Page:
Inflation is rising sharply, and Christmas costs are looming large – but there are easy ways to keep your outgoings in check, says Katie Binns.
A fifth of people think their finances will worsen in the run-up to Christmas, according to research by retirement specialist LV=. There are concerns about the cost of living, energy bills, upcoming tax rises next April and an increase in interest rates adding hundreds of pounds to some homeowners’ mortgage costs.
The Institute of Fiscal Studies (IFS) calculates that overall, households face extra costs of up to £2,000 a year. Someone earning £30,000 a year, for example, will be worse off by around £1,420 a year.
Christmas can be a costly season too, so now is the time to look at your outgoings and make some changes to your personal finances.
Boring but easy wins
Switching energy providers is not straightforward, but shopping around for TV, phone and broadband deals should be easier. If you haven’t switched in a while, first give your provider a call and tell them you’re thinking of switching and see what they can do for you.
Council tax could rise by as much as £250 next year (and up to £400 in the next five years). You may unknowingly be eligible for a discount, for example if you’re single, a carer or disabled. On top of that, money saving expert Martin Lewis estimates that up to 400,000 properties are in the wrong council tax band – meaning plenty of us are likely paying more than we should be. Each council offers different support, so you'll need to for more information.
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Reducing your food waste is another good way to cut food costs. Yoghurt, crisps, apples and pork sausages are just some of the products that have seen prices rise recently. UK households throw away almost two kilograms of food per day, which adds up to £500 a year, according to comparison site the eco experts.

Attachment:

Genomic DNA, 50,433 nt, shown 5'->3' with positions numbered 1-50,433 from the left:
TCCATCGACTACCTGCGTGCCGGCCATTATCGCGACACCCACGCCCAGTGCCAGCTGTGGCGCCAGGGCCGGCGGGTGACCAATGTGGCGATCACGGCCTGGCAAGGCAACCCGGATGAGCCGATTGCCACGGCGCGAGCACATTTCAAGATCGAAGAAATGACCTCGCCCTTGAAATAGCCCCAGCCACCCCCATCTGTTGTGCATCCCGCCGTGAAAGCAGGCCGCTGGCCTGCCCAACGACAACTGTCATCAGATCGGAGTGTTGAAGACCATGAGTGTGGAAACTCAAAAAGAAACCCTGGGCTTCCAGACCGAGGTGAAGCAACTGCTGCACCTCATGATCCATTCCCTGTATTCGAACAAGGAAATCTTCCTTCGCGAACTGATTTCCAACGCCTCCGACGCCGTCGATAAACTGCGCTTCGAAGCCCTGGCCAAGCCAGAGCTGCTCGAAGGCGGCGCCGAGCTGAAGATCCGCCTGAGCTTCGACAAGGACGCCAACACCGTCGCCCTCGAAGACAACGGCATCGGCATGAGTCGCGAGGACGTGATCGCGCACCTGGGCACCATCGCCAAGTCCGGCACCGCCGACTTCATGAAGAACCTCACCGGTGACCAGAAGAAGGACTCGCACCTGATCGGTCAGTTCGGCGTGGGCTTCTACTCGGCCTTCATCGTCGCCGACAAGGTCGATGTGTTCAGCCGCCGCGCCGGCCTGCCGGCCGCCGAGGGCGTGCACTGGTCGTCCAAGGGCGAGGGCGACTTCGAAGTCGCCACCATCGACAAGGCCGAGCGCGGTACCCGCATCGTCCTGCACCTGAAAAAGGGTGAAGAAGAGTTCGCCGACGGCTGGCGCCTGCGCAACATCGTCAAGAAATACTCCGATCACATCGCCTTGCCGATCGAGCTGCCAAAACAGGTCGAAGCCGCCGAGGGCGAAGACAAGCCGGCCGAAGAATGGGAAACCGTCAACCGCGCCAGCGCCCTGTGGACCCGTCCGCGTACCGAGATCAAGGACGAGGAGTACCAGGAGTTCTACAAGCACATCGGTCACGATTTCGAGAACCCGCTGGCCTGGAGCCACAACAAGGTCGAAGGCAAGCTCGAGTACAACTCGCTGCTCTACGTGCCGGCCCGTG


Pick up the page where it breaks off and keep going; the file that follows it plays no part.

Plan your meals for the week to reduce waste, and only throw food away if it’s past the expiration date - not its best before date. shows you can eat well for less, while apps such as offer unsold food from supermarkets and restaurants at much cheaper prices to stop it going to waste.
And don’t forget to check your subscriptions! Do you really need multiple television or music streaming packages?
Saving is often equated with deprivation, but it doesn’t have to be so. There are ways to save without feeling like you’re living a frugal life wearing a hair shirt! Get free culture and nights out by signing up to the right mailing lists. The offers free concerts around the UK, including Later…with Jools Holland, Radio 1 gigs, Radio 6 recording sessions and BBC orchestra performances.
If you regularly give money to charities, you could volunteer your time instead. For example, become a phone friend to an elderly person, donate blood, get involved in a conservation project or mentor a young person.
Choosing to borrow rather than buy is an easy way to save money. Whether it’s a new laptop or an outfit for an event, family and friends may be able to help here but also research local community projects. Olio, the London food waste app, has recently added an feature to encourage users to share items such as drills and pasta makers in their neighbourhood.
Fancy a frugal stretch?
A no-presents rule for Christmas this year in your family or circle of friends will save money and may seem do-able: social media has been quick to remind us that this year we’ll (hopefully) have each other’s company, unlike 2020’s lockdown Christmas.
A no-spend week or month involves no spending beyond mortgage (or rent) and regular bills, so no lunches out, coffees or drinks with friends, or purchase of big-ticket items. You need to be disciplined to do a frugal stretch so it isn’t for everyone.
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Pick a good week or month to do it. January is a good time: there’s less temptation to spend, as many of us go out less because it’s such a dreary month. Have a clear financial goal to give your frugal stretch purpose: knowing you’ll use the savings for a holiday or to overpay the mortgage will keep you motivated.
If you do Christmas presents, then think hard about what to put on your Christmas list. What will you miss in January if you're going to limit spending? Personally, I always ask for products from Neal's Yard Remedies and vouchers for Waterstones, to cushion me during a no-spend January.
If a no-spend week or month sounds too much, try a smaller time frame, like a no-spend weekend once a month.
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